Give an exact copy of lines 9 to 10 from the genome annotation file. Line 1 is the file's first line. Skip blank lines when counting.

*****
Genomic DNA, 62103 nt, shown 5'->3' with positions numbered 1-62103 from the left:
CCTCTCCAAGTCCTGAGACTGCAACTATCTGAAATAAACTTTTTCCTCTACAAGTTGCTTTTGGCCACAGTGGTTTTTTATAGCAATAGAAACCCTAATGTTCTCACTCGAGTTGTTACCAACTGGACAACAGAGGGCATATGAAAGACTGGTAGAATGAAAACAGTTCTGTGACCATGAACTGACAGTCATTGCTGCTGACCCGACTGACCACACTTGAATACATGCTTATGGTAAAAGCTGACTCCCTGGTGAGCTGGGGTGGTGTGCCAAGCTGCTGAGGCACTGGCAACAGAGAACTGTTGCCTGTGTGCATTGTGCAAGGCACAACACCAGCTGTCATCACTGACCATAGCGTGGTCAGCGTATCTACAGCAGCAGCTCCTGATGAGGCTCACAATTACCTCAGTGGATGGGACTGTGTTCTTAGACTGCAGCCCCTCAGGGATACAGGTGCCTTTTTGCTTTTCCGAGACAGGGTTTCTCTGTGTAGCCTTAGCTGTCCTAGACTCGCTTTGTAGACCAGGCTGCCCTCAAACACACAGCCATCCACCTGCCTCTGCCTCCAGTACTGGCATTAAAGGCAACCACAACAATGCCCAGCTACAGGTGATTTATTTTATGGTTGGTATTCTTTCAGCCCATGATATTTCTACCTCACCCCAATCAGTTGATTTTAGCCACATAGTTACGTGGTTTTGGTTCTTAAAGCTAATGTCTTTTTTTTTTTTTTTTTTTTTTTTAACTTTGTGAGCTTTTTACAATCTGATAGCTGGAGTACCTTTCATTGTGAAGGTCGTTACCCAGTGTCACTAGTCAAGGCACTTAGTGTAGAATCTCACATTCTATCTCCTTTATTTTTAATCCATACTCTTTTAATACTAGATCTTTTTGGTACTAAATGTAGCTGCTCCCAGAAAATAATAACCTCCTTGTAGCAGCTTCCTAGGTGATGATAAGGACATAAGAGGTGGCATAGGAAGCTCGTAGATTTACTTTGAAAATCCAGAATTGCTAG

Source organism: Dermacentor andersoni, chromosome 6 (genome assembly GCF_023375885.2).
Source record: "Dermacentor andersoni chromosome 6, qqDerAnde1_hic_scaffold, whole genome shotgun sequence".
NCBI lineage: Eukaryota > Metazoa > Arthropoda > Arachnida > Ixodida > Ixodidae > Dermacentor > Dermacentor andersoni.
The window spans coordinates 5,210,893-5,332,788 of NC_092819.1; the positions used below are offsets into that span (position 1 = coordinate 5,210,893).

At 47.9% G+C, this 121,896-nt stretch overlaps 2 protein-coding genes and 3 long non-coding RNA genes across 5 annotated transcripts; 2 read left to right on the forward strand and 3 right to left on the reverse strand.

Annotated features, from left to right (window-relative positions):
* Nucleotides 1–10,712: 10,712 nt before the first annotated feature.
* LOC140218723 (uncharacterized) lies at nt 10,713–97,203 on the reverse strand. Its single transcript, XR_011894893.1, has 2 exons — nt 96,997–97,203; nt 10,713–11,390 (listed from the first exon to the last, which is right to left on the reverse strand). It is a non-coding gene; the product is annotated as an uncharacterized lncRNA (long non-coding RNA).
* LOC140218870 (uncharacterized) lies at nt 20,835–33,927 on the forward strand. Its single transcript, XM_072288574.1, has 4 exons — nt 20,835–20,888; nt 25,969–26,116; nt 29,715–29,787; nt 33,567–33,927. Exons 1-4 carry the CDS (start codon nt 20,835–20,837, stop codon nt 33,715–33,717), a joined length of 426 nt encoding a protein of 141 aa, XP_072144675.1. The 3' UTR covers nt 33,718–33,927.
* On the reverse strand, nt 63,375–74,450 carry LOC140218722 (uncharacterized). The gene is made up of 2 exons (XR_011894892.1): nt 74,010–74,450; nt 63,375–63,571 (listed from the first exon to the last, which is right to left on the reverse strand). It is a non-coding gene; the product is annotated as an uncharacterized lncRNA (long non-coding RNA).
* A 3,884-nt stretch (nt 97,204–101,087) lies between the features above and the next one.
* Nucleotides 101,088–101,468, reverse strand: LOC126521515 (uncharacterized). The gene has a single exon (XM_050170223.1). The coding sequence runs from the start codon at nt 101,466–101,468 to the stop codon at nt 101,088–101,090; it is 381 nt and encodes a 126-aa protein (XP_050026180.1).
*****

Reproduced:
* Nucleotides 1–10,712: 10,712 nt before the first annotated feature.
* LOC140218723 (uncharacterized) lies at nt 10,713–97,203 on the reverse strand. Its single transcript, XR_011894893.1, has 2 exons — nt 96,997–97,203; nt 10,713–11,390 (listed from the first exon to the last, which is right to left on the reverse strand). It is a non-coding gene; the product is annotated as an uncharacterized lncRNA (long non-coding RNA).